Your backhand may be suffering, not to mention your relationship with your doubles partner, if you are experiencing what is commonly known as Tennis Elbow, more technically known as Lateral Epicondylitis. Whatever it’s called, it can be painful and annoying. Read on to learn more about this common condition:
Tennis elbow is a condition of inflammation of the tendon (tendinitis) attached to the lateral side or outside of the elbow at the bony prominence – think “funny bone” – of the arm bone (humerus). The muscles which allow wrist and finger motion turn into a tendon which attaches to this area. This bony prominence is called the lateral epicondyle.
Patients with tennis elbow experience pain at the lateral aspect of the elbow, which can radiate into the forearm and occasionally the hand. The pain occurs when grasping and may be accompanied by a sense of weakness. An aching discomfort may also be present when the arm is at rest or at night. Once the tendons are inflamed, it can be difficult to treat because those tendons are used every time the hand grasps, squeezes and grips.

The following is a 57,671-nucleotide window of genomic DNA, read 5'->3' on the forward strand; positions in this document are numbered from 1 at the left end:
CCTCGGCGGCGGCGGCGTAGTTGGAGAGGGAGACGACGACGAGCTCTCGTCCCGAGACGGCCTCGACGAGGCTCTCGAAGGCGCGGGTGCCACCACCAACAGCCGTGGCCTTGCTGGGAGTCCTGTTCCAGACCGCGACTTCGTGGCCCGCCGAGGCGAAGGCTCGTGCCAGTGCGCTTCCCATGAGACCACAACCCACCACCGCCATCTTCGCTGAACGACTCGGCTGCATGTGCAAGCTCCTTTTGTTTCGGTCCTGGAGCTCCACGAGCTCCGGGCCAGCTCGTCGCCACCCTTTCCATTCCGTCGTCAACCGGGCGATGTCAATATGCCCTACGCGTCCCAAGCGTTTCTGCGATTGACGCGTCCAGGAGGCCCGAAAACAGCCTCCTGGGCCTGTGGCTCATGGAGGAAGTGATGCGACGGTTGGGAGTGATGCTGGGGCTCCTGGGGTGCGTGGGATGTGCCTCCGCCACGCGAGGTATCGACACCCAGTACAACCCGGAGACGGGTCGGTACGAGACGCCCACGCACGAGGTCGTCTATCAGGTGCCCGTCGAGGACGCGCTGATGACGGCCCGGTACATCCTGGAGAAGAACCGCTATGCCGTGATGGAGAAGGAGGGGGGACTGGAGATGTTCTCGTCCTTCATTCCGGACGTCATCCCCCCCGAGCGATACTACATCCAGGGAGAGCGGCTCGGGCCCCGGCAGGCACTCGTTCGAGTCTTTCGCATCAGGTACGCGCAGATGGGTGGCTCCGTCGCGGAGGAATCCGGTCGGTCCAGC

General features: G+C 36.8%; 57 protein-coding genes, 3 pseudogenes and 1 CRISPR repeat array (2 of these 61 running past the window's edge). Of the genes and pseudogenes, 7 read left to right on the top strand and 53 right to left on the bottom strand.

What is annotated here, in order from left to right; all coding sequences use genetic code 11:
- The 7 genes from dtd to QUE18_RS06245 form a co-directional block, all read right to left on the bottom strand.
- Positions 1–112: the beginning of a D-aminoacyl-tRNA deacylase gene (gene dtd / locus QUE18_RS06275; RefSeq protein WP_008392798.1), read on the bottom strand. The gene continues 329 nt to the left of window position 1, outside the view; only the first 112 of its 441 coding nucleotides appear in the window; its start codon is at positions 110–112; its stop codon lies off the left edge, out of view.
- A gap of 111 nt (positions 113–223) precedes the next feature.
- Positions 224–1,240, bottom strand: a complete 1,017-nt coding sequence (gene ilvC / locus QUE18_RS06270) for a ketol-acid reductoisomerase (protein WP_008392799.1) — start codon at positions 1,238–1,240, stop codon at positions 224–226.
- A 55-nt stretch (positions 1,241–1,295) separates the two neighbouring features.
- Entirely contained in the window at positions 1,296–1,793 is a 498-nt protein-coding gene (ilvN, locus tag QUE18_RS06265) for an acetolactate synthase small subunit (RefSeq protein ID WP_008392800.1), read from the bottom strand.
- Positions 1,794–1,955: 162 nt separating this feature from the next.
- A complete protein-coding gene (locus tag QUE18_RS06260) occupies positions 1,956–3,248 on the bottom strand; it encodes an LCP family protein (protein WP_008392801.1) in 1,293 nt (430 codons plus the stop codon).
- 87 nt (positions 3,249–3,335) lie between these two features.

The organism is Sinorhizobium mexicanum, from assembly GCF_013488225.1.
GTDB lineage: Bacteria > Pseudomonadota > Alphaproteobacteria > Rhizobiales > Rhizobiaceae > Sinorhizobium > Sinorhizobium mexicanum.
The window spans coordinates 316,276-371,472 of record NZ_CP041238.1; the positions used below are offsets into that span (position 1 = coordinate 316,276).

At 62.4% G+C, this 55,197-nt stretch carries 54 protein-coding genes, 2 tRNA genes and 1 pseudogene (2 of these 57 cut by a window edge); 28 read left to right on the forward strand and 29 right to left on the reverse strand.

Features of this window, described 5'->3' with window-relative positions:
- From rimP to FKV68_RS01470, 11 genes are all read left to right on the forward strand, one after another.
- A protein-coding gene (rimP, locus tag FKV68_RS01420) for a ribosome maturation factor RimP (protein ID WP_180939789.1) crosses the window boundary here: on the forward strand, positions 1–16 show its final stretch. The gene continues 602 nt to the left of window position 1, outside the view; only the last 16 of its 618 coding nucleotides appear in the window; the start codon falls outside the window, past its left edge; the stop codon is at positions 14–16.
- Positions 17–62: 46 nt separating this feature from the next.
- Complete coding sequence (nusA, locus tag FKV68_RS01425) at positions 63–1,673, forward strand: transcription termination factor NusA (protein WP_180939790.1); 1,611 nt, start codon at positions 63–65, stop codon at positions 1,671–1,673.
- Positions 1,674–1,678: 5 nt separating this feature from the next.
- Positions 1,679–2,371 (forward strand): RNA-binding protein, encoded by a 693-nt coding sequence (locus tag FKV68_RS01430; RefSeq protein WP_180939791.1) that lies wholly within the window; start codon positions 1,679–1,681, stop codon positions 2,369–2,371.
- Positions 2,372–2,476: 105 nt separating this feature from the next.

- Tennis elbow can be caused by sudden injury or trauma but is more often caused by repeated, overloaded activity of the elbow tendons.
- Symptoms include weakness and/or pain when grasping objects and aches or pain in the elbow area.
- Tennis elbow is painful and if left untreated, loss of function and motion of the elbow may develop. It rarely results in long-term disability.
- Treatment often includes modification of activity, ice, non-steroidal anti-inflammatory drugs, stretching and strength exercises, braces and, if all else fails, cortisone injections. Surgery is rarely used to treat tennis elbow.
If you are experiencing elbow pain, call to schedule an appointment, today. We will examine your elbow, take x-rays to evaluate the bones and joints of your elbow to determine if you are indeed suffering from tennis elbow.